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Look no further than Breitbart. This is from an item I wrote in 2010, cataloging the site's already-rich history of getting everything wrong:

This, from the site that can't read WH visitor's logs, doesn't understand pop culture, can't read polling data, doesn't know what a hate crime is, is clueless about the law, openly mocks Christmas, has trouble reading English, and launched one of the most incompetent smear campaigns in internet history.

And yet appearing on Fox News recently, Breitbart's former publicist Kurt Bardella, who resigned in protest last week, attributed Trump's rise to the fact that "facts no longer have their place in the political conversation and discourse in this country." Trust me, conservative sites like Breitbart have been dismantling "facts" for many, many years.

"All movements are vulnerable to populist excesses and the self-destructive impulses of their core supporters," wrote Conor Friedersdorf at The Atlantic, as he castigated the conservative press for Trump's rise. "Good leaders can help to mitigate those pathologies. Bad leaders magnify them."

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Leaders of the Republican Party chose to magnify them, as they deputized the right-wing media in their pursuit of Obama. The move represented a complete abdication of leadership. But after the Obama landslide in 2008, the strategy was easy, it was cheap and it produced short-term excitement, bordering on hysteria, within a conservative movement.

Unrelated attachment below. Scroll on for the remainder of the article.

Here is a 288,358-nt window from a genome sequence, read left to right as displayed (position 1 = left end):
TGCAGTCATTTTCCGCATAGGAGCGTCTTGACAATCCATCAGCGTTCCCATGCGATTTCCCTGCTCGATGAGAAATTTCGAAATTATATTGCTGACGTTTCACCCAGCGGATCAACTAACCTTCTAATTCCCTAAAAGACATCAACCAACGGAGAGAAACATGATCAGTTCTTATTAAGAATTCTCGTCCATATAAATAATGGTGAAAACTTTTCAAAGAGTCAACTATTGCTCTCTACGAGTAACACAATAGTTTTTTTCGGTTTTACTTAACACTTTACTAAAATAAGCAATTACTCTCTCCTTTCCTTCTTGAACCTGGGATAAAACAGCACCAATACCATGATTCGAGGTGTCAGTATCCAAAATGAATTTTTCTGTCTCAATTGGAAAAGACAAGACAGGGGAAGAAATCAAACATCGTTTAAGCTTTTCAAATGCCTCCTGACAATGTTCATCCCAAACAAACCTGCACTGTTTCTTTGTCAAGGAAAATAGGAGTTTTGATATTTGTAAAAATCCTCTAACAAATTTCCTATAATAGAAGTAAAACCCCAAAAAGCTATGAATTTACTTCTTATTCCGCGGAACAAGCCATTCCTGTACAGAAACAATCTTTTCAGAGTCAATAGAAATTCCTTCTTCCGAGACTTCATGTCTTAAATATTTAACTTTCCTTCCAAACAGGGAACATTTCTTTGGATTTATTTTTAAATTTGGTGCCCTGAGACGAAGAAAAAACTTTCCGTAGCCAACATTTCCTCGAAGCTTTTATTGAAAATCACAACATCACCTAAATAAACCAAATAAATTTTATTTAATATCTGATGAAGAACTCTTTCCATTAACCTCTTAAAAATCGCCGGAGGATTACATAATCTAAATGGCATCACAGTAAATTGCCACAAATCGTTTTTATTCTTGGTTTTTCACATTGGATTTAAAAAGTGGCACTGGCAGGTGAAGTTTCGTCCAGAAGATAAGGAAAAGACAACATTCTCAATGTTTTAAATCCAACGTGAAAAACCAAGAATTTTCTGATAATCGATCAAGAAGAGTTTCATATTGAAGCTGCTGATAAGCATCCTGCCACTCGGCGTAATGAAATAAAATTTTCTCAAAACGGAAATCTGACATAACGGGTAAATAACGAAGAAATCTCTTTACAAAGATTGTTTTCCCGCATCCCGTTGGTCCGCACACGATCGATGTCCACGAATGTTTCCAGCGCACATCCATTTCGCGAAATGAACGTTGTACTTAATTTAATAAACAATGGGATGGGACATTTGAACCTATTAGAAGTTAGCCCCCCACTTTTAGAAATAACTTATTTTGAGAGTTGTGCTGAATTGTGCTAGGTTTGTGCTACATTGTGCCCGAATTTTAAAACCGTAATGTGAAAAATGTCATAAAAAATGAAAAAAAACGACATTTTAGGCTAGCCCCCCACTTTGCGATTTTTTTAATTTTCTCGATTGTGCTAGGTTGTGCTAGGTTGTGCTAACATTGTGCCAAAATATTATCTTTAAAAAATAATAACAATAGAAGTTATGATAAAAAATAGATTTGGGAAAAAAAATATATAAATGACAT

So off came all the mechanical governors and the right-wing media engine was revved for seven years. Obviously, we're now watching the colossal -- and predictable -- malfunction.

The dirty little media secret about "conservative journalism" is that today, very little of it constitutes journalism. Not even close. (It more often resembles opposition research designed to trip up Democrats and little else.) And on the extreme boundaries, you have supposed news outlets like Breitbart acting like a "de facto super PAC" for the Trump campaign.

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There simply is no mirror relationship on the left. The Nation, for instance, doesn't relentlessly publish fabrications in the name of trying to damage the GOP. Mother Jones doesn't launch ridiculous smear campaigns against Republicans in hopes of boosting the chances of the Democratic Party. There is no liberal version of Breitbart, or The Drudge Report, or Fox News.

That's because those conservative entities don't operate -- they're not weighed down -- by guidelines of fair play. Instead, it's anything goes. And when the target was Obama (i.e. he's a traitor who sides with terrorists), the cheers were deafening on the far end of the political spectrum.

For many, those cheers have been replaced by groans while Trump stands poised to pad his primary lead. As the staff defections pile up, it's not known if Breitbart can survive the unfolding civil war.

The same goes for the Republican Party.

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Eric Boehlert

Eric Boehlert, a former senior writer for Salon, is the author of "Lapdogs: How the Press Rolled Over for Bush."

MORE FROM Eric Boehlert


Related Topics ------------------------------------------

Barack Obama Breitbart Kurt Bardella Media Matters Michelle Fields